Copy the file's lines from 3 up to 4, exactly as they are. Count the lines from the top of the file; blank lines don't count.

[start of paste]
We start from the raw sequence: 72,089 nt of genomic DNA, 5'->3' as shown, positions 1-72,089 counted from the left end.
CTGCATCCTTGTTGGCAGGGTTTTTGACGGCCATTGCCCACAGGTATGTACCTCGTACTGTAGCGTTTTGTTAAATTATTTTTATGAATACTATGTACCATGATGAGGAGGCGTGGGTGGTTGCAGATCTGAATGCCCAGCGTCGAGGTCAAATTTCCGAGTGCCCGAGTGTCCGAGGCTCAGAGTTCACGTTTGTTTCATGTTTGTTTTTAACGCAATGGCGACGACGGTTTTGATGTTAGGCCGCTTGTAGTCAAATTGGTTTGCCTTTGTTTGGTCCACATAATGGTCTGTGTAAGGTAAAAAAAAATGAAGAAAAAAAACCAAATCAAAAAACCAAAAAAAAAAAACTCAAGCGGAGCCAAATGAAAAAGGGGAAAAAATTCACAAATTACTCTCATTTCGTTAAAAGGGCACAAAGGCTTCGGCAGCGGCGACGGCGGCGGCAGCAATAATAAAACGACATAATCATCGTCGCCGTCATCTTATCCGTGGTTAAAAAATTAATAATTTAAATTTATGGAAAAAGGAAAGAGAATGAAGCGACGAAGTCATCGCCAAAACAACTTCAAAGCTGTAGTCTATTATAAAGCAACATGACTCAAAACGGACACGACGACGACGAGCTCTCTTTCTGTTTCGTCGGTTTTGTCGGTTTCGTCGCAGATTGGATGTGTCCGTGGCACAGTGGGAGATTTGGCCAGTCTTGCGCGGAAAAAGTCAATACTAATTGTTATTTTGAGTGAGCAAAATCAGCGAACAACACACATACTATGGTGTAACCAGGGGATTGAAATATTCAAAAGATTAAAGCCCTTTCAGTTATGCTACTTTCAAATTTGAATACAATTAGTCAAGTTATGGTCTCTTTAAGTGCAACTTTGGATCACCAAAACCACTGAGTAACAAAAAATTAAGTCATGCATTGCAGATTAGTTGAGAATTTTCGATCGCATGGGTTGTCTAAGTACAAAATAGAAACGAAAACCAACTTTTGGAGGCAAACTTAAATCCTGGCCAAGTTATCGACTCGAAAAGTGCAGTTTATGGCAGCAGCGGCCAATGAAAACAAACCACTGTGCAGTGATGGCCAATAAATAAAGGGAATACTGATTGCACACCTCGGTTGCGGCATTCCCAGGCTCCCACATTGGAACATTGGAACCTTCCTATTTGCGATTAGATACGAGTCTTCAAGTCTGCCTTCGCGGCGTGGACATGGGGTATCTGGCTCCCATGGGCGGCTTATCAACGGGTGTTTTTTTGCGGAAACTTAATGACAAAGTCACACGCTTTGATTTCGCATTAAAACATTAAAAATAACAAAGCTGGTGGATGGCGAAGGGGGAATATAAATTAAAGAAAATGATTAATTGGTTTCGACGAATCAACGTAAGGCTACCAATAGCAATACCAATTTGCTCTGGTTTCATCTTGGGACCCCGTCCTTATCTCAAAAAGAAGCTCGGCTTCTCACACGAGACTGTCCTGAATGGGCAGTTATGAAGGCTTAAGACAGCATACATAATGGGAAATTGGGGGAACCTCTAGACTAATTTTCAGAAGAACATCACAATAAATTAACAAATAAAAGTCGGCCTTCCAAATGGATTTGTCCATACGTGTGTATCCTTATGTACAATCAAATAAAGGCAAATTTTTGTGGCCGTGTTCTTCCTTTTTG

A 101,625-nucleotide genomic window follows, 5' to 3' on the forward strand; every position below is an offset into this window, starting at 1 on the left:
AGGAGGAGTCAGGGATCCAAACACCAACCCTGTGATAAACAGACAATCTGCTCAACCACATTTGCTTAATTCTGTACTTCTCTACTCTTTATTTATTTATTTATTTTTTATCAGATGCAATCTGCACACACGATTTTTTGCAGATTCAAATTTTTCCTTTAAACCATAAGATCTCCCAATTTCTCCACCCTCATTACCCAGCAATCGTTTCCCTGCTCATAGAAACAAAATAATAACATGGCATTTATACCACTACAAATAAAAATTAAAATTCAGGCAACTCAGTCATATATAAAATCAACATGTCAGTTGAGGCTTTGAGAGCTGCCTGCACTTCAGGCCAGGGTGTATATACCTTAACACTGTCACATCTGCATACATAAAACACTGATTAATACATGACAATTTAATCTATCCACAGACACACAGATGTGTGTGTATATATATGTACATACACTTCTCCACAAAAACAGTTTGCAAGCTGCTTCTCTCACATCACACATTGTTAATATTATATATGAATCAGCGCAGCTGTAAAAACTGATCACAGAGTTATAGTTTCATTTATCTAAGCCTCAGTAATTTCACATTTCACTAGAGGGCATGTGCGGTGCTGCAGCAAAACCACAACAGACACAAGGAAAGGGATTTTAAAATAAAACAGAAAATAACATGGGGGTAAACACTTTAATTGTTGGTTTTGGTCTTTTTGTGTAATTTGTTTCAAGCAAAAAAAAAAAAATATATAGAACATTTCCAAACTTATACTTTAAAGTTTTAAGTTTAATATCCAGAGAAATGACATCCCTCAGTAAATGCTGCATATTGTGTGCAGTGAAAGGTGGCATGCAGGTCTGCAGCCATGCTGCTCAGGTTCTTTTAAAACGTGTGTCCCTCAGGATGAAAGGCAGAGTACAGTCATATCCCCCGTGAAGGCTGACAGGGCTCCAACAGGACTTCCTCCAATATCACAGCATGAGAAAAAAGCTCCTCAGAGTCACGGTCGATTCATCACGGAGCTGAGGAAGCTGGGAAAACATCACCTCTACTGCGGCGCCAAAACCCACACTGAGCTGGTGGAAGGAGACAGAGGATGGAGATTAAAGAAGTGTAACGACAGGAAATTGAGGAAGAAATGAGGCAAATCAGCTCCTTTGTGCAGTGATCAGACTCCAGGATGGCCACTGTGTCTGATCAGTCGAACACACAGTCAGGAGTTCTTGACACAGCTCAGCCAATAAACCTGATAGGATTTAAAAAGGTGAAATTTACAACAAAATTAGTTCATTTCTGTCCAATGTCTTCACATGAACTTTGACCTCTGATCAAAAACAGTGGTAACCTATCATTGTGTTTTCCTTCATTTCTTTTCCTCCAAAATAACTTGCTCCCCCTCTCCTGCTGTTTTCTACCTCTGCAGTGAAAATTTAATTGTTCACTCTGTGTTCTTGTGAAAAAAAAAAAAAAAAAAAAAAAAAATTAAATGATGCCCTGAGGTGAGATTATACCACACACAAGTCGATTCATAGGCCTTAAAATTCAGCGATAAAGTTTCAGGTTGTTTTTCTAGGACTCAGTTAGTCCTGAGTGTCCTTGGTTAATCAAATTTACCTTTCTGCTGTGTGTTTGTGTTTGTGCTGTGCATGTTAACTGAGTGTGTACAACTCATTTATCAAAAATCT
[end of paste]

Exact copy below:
A 101,625-nucleotide genomic window follows, 5' to 3' on the forward strand; every position below is an offset into this window, starting at 1 on the left:
AGGAGGAGTCAGGGATCCAAACACCAACCCTGTGATAAACAGACAATCTGCTCAACCACATTTGCTTAATTCTGTACTTCTCTACTCTTTATTTATTTATTTATTTTTTATCAGATGCAATCTGCACACACGATTTTTTGCAGATTCAAATTTTTCCTTTAAACCATAAGATCTCCCAATTTCTCCACCCTCATTACCCAGCAATCGTTTCCCTGCTCATAGAAACAAAATAATAACATGGCATTTATACCACTACAAATAAAAATTAAAATTCAGGCAACTCAGTCATATATAAAATCAACATGTCAGTTGAGGCTTTGAGAGCTGCCTGCACTTCAGGCCAGGGTGTATATACCTTAACACTGTCACATCTGCATACATAAAACACTGATTAATACATGACAATTTAATCTATCCACAGACACACAGATGTGTGTGTATATATATGTACATACACTTCTCCACAAAAACAGTTTGCAAGCTGCTTCTCTCACATCACACATTGTTAATATTATATATGAATCAGCGCAGCTGTAAAAACTGATCACAGAGTTATAGTTTCATTTATCTAAGCCTCAGTAATTTCACATTTCACTAGAGGGCATGTGCGGTGCTGCAGCAAAACCACAACAGACACAAGGAAAGGGATTTTAAAATAAAACAGAAAATAACATGGGGGTAAACACTTTAATTGTTGGTTTTGGTCTTTTTGTGTAATTTGTTTCAAGCAAAAAAAAAAAAATATATAGAACATTTCCAAACTTATACTTTAAAGTTTTAAGTTTAATATCCAGAGAAATGACATCCCTCAGTAAATGCTGCATATTGTGTGCAGTGAAAGGTGGCATGCAGGTCTGCAGCCATGCTGCTCAGGTTCTTTTAAAACGTGTGTCCCTCAGGATGAAAGGCAGAGTACAGTCATATCCCCCGTGAAGGCTGACAGGGCTCCAACAGGACTTCCTCCAATATCACAGCATGAGAAAAAAGCTCCTCAGAGTCACGGTCGATTCATCACGGAGCTGAGGAAGCTGGGAAAACATCACCTCTACTGCGGCGCCAAAACCCACACTGAGCTGGTGGAAGGAGACAGAGGATGGAGATTAAAGAAGTGTAACGACAGGAAATTGAGGAAGAAATGAGGCAAATCAGCTCCTTTGTGCAGTGATCAGACTCCAGGATGGCCACTGTGTCTGATCAGTCGAACACACAGTCAGGAGTTCTTGACACAGCTCAGCCAATAAACCTGATAGGATTTAAAAAGGTGAAATTTACAACAAAATTAGTTCATTTCTGTCCAATGTCTTCACATGAACTTTGACCTCTGATCAAAAACAGTGGTAACCTATCATTGTGTTTTCCTTCATTTCTTTTCCTCCAAAATAACTTGCTCCCCCTCTCCTGCTGTTTTCTACCTCTGCAGTGAAAATTTAATTGTTCACTCTGTGTTCTTGTGAAAAAAAAAAAAAAAAAAAAAAAAAATTAAATGATGCCCTGAGGTGAGATTATACCACACACAAGTCGATTCATAGGCCTTAAAATTCAGCGATAAAGTTTCAGGTTGTTTTTCTAGGACTCAGTTAGTCCTGAGTGTCCTTGGTTAATCAAATTTACCTTTCTGCTGTGTGTTTGTGTTTGTGCTGTGCATGTTAACTGAGTGTGTACAACTCATTTATCAAAAATCT